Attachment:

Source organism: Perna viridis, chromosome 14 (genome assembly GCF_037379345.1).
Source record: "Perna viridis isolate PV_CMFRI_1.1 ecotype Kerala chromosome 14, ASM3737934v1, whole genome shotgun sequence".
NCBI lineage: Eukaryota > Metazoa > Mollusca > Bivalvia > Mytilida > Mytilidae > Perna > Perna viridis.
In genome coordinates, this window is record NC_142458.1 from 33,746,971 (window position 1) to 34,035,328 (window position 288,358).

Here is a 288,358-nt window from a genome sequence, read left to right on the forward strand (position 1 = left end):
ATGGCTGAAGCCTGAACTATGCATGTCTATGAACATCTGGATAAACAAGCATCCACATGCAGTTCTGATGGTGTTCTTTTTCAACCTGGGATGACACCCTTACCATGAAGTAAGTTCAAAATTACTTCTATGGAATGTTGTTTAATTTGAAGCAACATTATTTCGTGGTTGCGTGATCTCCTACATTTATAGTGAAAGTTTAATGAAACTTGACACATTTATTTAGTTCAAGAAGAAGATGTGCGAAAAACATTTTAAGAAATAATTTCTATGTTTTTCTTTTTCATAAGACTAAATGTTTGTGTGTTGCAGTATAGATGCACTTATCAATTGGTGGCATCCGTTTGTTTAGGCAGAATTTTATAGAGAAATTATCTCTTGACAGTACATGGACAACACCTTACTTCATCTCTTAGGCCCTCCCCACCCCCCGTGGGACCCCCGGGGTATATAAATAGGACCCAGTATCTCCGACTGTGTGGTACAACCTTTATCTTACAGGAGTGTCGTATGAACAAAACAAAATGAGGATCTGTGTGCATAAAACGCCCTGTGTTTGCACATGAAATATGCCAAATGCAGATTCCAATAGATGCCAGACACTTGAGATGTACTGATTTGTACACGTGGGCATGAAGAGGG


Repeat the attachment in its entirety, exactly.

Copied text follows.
Source organism: Perna viridis, chromosome 14 (genome assembly GCF_037379345.1).
Source record: "Perna viridis isolate PV_CMFRI_1.1 ecotype Kerala chromosome 14, ASM3737934v1, whole genome shotgun sequence".
NCBI lineage: Eukaryota > Metazoa > Mollusca > Bivalvia > Mytilida > Mytilidae > Perna > Perna viridis.
In genome coordinates, this window is record NC_142458.1 from 33,746,971 (window position 1) to 34,035,328 (window position 288,358).

Here is a 288,358-nt window from a genome sequence, read left to right on the forward strand (position 1 = left end):
ATGGCTGAAGCCTGAACTATGCATGTCTATGAACATCTGGATAAACAAGCATCCACATGCAGTTCTGATGGTGTTCTTTTTCAACCTGGGATGACACCCTTACCATGAAGTAAGTTCAAAATTACTTCTATGGAATGTTGTTTAATTTGAAGCAACATTATTTCGTGGTTGCGTGATCTCCTACATTTATAGTGAAAGTTTAATGAAACTTGACACATTTATTTAGTTCAAGAAGAAGATGTGCGAAAAACATTTTAAGAAATAATTTCTATGTTTTTCTTTTTCATAAGACTAAATGTTTGTGTGTTGCAGTATAGATGCACTTATCAATTGGTGGCATCCGTTTGTTTAGGCAGAATTTTATAGAGAAATTATCTCTTGACAGTACATGGACAACACCTTACTTCATCTCTTAGGCCCTCCCCACCCCCCGTGGGACCCCCGGGGTATATAAATAGGACCCAGTATCTCCGACTGTGTGGTACAACCTTTATCTTACAGGAGTGTCGTATGAACAAAACAAAATGAGGATCTGTGTGCATAAAACGCCCTGTGTTTGCACATGAAATATGCCAAATGCAGATTCCAATAGATGCCAGACACTTGAGATGTACTGATTTGTACACGTGGGCATGAAGAGGG